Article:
The Joint Committee on Vaccination and Immunisation (JCVI) is now recommending that children aged five to 11 who are at higher risk from coronavirus should get vaccinated.
The new guidance means that five to 11 year-olds who are in a clinical risk group, or who are a household contact of someone (of any age) who is immunosuppressed, should be offered a primary course of vaccination.
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A primary course should be with two 10-microgram doses of the Pfizer Covid-19 vaccine - which is a third of the adult dose.
The two jabs should be given with an interval of eight weeks between the first and second dose.
Professor Wei Shen Lim, Chair, Covid-19 immunisation, JCVI, said: “The majority of children aged five to 11 are at very low risk of serious illness due to Covid-19.
“However, some five to 11 year olds have underlying health conditions that put them at higher risk, and we advise these children to be vaccinated in the first instance.
“For children and young people who have completed a primary course of vaccination, a booster dose will provide added protection against the Omicron variant.”
Separately, in response to the threat from the Omicron variant, the JCVI has advised that booster vaccinations should be offered to people in the following groups:
- 16 to 17 year-olds
- 12 to 15 year-old who are in a clinical risk group or who are a household contact of someone (of any age) who is immunosuppressed
- 12 to 15 year-olds who are severely immunocompromised and who have had a third primary dose
The booster vaccination for people in these age groups should be a 30 microgram dose of the Pfizer vaccine.
This should be given no sooner than three months after completion of the primary course.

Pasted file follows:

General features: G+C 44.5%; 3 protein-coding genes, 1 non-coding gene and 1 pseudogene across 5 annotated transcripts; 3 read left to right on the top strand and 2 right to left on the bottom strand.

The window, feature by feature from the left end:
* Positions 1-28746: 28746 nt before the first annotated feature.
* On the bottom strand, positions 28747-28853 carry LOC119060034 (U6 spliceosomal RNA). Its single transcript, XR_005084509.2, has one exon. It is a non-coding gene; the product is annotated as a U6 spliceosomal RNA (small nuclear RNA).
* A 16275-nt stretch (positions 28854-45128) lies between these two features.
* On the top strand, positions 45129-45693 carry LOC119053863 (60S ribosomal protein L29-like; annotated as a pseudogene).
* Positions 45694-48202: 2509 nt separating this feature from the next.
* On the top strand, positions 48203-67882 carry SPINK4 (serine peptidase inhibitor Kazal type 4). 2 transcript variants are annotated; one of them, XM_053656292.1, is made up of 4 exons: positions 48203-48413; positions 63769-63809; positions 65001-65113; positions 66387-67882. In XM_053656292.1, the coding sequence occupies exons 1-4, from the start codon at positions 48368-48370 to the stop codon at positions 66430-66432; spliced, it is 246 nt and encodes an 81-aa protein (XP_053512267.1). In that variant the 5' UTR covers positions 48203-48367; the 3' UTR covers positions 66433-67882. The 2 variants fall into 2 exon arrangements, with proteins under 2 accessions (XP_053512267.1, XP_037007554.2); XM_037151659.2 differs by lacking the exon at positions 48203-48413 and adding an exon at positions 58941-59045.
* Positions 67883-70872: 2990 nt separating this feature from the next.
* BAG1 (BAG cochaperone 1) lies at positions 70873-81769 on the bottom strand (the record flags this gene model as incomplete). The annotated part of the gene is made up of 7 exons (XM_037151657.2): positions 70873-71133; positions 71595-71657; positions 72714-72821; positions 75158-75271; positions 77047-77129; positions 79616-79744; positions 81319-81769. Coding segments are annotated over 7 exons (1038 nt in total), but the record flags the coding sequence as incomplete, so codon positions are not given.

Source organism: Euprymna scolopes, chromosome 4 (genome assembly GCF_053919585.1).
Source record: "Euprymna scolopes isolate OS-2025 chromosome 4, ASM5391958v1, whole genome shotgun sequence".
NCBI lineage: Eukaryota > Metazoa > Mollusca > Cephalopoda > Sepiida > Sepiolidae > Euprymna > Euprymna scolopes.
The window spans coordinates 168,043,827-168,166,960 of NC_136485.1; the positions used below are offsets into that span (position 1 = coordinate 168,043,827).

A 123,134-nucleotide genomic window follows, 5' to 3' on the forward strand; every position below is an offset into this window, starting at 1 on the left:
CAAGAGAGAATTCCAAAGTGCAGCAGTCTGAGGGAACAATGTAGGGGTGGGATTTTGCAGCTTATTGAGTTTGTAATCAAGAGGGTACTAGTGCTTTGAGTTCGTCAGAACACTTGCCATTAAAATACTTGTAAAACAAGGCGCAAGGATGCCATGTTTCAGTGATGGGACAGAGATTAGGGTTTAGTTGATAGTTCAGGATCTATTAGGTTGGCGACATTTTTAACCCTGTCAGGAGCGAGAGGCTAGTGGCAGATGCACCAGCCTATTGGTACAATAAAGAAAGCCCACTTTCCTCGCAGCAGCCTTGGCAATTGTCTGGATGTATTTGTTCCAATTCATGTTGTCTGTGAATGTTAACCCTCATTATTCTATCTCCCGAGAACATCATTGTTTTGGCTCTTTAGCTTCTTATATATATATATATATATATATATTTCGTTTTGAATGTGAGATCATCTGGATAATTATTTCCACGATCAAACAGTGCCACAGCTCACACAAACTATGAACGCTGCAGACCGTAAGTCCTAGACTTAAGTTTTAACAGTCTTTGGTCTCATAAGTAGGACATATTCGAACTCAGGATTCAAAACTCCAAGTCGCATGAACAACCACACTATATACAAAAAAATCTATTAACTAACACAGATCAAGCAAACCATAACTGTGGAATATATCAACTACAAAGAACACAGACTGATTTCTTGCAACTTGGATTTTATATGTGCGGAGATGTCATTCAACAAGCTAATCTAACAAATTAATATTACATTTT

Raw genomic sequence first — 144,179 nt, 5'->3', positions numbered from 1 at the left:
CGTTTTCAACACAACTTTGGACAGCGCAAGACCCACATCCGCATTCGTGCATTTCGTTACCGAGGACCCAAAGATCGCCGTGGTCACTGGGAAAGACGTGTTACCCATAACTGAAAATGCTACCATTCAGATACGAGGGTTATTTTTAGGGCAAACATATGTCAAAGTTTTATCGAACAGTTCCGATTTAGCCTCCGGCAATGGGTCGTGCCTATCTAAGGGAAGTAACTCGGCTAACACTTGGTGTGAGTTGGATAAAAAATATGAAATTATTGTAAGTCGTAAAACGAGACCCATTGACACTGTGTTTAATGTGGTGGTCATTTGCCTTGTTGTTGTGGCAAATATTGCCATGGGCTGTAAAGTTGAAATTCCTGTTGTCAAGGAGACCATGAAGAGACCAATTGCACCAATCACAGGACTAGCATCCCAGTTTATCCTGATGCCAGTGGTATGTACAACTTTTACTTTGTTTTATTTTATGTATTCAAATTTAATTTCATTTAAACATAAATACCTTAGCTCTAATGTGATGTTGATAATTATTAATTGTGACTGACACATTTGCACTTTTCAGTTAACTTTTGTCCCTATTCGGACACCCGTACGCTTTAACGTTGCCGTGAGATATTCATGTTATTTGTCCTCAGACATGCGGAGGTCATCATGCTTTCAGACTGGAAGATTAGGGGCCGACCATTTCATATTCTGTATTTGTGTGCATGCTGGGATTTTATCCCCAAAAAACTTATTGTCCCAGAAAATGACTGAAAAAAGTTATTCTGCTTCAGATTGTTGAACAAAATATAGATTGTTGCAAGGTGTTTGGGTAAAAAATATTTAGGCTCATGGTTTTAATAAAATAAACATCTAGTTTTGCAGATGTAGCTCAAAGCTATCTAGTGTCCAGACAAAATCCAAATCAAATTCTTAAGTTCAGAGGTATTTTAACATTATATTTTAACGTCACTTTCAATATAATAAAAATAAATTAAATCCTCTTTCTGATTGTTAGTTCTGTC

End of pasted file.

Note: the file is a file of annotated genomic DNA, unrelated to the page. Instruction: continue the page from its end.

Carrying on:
Covid rates among 5 to 11 year-olds ‘three times higher’
The change in guidance comes after a new study found that Covid-19 infection rates among five to 11-year-olds are three times more prevalent than in the general population.
An estimated 4.47% of primary school-aged children have the virus compared with just 1.41% across the country overall, according to the research.
REACT-1, a joint study by Imperial College London and Ipsos Mori, analysed data from 97,000 volunteers in England to examine national Covid-19 levels between 23 November and 14 December.
Researchers predicted that the Omicron variant would become the dominant strain across the country more than three times faster than Delta overtook Alpha, but the speed of the vaccine rollout to secondary school-aged children, coupled with the booster rollout among adults, may have helped to curb infection rates among other age groups, researchers said.
The prevalence of Covid-19 in secondary school-aged children, previously the worst-affected age group, more than halved, while infections among the over 75s dropped by approximately two-thirds.
Professor Paul Elliott, who led the study, said: “The results reported in this round of REACT show that Omicron is spreading rapidly in England and especially in London, which now has the highest prevalence of Covid in the country.
“Compared to the Delta variant, the proportion of Omicron cases is increasingly rapidly.
“The positive news is that both the teenage vaccination and booster programmes have already shown encouraging results, with prevalence amongst 12 to 17-year-olds and those aged 65 and above dropping significantly since the beginning of November.”